Setting the Limit: Occupational Health Standards and the Limits of Science [Kõva köide]

  • Formaat: Hardback, 176 pages, kõrgus x laius x paksus: 208x140x20 mm, kaal: 347 g, line figures
  • Ilmumisaeg: 01-May-1998
  • Kirjastus: Oxford University Press Inc
  • ISBN-10: 0195121600
  • ISBN-13: 9780195121605
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  • Formaat: Hardback, 176 pages, kõrgus x laius x paksus: 208x140x20 mm, kaal: 347 g, line figures
  • Ilmumisaeg: 01-May-1998
  • Kirjastus: Oxford University Press Inc
  • ISBN-10: 0195121600
  • ISBN-13: 9780195121605
Do occupational exposure limits really protect workers from chemical hazards? This book gives an in-depth analysis of three sets of exposure limits: the ACGIH list from the United States, which has a world-wide influence; and the official lists of Germany and Sweden, which are both unusually well-documented. A detailed study of the extensive toxicological documentation offered for these lists makes it possible to calculate the safety margins implicit in the exposure limits. The outcome of this analysis is disquieting. Even for the Swedish list, which has the lowest values in the Western world, safety margins are often small or non-existent. Hansson also proposes new ways to organize exposure limits and to evaluate toxicological data for regulatory purposes.
1. Regulating the Unknown
1(16)
Clinical medicine and the science of health
1(2)
Science and occupational health
3(4)
Two types of error
7(4)
Epistemic asymmetry
11(1)
Exposure limits
12(5)
2. The Most Influential Values
17(18)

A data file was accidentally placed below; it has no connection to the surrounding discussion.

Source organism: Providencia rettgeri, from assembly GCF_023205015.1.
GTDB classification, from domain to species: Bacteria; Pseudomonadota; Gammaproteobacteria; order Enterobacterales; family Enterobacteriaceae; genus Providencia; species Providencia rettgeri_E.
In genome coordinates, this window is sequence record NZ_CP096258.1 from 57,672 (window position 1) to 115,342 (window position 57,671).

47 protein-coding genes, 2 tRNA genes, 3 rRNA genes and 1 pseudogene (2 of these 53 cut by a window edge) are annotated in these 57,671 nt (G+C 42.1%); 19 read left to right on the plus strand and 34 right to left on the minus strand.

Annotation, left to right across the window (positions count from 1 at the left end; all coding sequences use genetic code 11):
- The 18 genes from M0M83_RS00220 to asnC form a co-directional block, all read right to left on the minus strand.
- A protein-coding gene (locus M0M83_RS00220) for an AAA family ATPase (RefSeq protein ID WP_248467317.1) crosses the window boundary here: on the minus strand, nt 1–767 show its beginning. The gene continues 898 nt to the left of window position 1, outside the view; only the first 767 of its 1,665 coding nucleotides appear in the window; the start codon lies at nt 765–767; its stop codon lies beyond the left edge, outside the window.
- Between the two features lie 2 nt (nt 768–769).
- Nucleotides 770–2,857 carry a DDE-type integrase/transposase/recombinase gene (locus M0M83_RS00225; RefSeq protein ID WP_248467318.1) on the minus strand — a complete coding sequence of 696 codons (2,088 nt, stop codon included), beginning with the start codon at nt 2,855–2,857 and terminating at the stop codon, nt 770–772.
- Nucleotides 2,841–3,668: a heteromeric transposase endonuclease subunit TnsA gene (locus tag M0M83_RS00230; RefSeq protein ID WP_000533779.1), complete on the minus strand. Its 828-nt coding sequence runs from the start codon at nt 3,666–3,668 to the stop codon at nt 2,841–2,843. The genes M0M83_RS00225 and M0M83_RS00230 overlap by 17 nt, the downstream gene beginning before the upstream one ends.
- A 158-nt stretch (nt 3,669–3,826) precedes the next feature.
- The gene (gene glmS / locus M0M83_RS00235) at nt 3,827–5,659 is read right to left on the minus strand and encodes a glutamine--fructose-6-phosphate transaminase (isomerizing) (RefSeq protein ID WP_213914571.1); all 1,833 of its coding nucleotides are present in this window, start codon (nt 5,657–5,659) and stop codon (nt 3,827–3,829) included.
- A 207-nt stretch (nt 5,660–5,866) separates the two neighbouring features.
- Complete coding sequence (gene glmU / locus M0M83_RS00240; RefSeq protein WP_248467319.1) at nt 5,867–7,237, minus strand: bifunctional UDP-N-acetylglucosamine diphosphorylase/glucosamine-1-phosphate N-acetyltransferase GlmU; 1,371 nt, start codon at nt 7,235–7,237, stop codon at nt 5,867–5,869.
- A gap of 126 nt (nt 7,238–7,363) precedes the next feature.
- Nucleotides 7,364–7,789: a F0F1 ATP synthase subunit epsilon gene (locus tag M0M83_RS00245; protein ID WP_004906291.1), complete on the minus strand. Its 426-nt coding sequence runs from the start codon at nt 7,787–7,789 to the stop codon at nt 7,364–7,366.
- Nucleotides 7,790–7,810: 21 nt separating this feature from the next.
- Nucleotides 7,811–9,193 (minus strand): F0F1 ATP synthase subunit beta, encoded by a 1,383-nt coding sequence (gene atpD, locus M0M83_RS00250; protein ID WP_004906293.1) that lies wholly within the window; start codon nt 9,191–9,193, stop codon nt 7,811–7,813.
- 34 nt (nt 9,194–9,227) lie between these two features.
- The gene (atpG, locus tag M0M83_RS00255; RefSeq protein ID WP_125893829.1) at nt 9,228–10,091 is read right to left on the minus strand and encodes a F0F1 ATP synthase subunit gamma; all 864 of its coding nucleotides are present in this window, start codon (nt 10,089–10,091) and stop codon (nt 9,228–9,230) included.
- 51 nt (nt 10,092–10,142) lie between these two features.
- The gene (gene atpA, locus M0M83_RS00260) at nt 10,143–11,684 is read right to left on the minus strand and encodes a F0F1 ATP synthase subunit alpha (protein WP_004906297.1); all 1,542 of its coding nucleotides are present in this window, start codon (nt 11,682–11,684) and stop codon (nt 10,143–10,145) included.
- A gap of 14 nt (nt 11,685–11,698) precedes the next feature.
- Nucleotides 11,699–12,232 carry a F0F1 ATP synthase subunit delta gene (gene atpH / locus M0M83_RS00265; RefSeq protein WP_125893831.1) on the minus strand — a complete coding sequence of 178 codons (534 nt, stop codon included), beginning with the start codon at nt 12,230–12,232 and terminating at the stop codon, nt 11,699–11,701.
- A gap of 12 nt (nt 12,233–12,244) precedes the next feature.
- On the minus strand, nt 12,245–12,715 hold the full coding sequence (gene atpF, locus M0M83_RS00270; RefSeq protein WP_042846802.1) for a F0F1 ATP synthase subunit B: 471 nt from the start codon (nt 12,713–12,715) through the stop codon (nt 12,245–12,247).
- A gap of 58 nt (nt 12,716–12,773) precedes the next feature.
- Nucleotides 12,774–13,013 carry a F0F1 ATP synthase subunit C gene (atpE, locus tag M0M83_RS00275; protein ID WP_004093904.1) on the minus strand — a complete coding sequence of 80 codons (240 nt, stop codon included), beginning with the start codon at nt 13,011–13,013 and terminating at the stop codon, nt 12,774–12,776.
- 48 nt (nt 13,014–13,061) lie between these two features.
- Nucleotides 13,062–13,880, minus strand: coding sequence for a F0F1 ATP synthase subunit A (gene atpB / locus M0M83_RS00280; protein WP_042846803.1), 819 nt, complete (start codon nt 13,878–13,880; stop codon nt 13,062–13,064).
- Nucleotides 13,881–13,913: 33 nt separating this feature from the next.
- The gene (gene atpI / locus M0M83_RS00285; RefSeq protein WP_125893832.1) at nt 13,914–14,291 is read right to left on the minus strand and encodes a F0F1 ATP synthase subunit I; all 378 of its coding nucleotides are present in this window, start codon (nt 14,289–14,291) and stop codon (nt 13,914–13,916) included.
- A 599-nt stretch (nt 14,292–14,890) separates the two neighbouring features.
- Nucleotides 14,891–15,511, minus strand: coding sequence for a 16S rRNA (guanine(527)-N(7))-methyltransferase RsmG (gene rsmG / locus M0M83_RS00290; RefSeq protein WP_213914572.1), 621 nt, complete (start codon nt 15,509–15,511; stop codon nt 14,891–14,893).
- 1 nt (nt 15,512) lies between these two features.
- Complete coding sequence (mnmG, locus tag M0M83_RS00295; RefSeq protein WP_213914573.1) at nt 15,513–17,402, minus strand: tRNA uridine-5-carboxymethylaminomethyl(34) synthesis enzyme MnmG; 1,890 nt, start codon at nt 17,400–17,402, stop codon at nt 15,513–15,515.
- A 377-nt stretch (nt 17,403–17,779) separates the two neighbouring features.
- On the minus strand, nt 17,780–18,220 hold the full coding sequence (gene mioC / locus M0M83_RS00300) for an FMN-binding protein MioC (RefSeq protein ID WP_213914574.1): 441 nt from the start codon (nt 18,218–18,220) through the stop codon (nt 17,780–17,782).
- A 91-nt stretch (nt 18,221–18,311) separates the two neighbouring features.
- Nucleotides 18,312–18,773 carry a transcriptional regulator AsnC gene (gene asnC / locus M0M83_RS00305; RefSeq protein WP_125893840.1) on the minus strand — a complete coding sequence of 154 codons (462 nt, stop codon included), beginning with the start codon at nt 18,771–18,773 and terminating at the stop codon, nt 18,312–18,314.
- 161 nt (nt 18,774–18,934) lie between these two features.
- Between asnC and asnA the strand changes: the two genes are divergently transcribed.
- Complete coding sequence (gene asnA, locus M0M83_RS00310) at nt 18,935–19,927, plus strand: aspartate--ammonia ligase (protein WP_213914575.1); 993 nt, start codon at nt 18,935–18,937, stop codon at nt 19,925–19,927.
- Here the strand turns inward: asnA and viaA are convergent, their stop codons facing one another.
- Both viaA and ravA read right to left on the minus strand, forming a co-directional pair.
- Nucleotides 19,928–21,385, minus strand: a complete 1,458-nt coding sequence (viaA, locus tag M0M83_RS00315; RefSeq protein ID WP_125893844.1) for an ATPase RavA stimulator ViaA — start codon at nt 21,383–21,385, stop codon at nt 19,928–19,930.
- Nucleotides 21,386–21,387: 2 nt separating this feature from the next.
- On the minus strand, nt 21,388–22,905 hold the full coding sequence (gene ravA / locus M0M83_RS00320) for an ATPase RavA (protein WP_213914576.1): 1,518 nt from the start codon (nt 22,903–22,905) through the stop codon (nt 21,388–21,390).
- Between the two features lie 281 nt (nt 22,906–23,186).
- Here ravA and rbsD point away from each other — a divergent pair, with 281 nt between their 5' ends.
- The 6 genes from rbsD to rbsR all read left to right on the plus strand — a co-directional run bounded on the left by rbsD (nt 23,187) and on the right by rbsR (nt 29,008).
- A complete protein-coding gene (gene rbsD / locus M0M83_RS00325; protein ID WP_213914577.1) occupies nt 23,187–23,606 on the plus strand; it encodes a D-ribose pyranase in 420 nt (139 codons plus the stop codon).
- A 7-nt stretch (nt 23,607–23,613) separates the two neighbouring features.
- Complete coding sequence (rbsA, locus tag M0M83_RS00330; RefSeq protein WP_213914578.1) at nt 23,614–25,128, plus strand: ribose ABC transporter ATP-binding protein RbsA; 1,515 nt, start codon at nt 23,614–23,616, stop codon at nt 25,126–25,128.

The ACGIH and its TLVs
17(3)
Health-based, realistic, or both?
20(4)
Harmful effects below the TLVs
24(3)
The use of corporate information
27(2)
Unorthodox toxicology
29(4)
Conclusions
33(2)
3. Purely Health-based Values?
35(40)
In what sense health-based?
36(3)
Irritation and worse
39(4)
The protection of subpopulations
43(2)
Protecting the unborn
45(2)
Margins of safety and unsafety
47(2)
Human effect levels
49(4)
Animal no-effect levels
53(7)
Animal effect levels
60(5)
On not learning from experience
65(1)
Standards of evidence
66(4)
Questionable reporting
70(2)
Conclusions
72(3)
4. The Lowest Values
75(28)
The development of Swedish exposure limits
75(3)
The impact of consensus reports
78(3)
Critical effects
81(2)
Irritation effects
83(5)
Respiratory diseases
88(3)
Effects on the nervous system
91(2)
Other nonmalignant critical effects
93(3)
Cancer
96(2)
The quality of no-effect levels
98(4)
Conclusions
102(1)
5. Setting Better Standards
103(20)
An impossible task?
103(2)
Health-based exposure limits
105(1)
Levels of aggregation
106(3)
A residual exposure limit
109(1)
Interpretative conservativity
110(3)
Statistical evaluations
113(6)
The role of science in standard setting
119(4)
Appendix: How to Compare Exposure Limits 123(10)
Notes 133(8)
Glossary 141(6)
References 147(10)
Index 157